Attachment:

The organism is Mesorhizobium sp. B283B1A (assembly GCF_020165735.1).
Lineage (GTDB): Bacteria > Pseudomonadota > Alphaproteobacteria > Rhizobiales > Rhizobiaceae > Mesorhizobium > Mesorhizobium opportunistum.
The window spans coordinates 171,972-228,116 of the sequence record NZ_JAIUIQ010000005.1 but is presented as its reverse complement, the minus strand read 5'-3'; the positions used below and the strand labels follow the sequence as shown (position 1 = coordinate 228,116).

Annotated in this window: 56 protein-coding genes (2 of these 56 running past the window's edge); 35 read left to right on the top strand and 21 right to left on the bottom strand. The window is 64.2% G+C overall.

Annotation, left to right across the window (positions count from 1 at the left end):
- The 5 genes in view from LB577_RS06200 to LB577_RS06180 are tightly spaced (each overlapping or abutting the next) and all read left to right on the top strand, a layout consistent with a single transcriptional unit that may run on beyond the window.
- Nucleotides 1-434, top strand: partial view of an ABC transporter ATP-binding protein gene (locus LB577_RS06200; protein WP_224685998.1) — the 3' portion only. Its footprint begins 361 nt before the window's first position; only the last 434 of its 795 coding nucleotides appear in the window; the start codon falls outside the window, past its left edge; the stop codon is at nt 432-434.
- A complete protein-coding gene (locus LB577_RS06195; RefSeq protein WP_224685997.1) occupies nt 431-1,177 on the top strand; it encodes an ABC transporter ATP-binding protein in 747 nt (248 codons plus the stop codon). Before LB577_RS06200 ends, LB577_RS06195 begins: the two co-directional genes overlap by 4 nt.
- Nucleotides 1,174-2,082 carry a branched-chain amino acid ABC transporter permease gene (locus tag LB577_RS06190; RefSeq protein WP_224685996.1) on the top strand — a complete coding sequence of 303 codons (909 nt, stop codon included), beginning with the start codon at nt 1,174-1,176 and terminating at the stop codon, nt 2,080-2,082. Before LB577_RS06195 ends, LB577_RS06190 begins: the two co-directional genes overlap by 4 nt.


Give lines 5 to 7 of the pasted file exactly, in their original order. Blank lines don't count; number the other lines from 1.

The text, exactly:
Annotation, left to right across the window (positions count from 1 at the left end):
- The 5 genes in view from LB577_RS06200 to LB577_RS06180 are tightly spaced (each overlapping or abutting the next) and all read left to right on the top strand, a layout consistent with a single transcriptional unit that may run on beyond the window.
- Nucleotides 1-434, top strand: partial view of an ABC transporter ATP-binding protein gene (locus LB577_RS06200; protein WP_224685998.1) — the 3' portion only. Its footprint begins 361 nt before the window's first position; only the last 434 of its 795 coding nucleotides appear in the window; the start codon falls outside the window, past its left edge; the stop codon is at nt 432-434.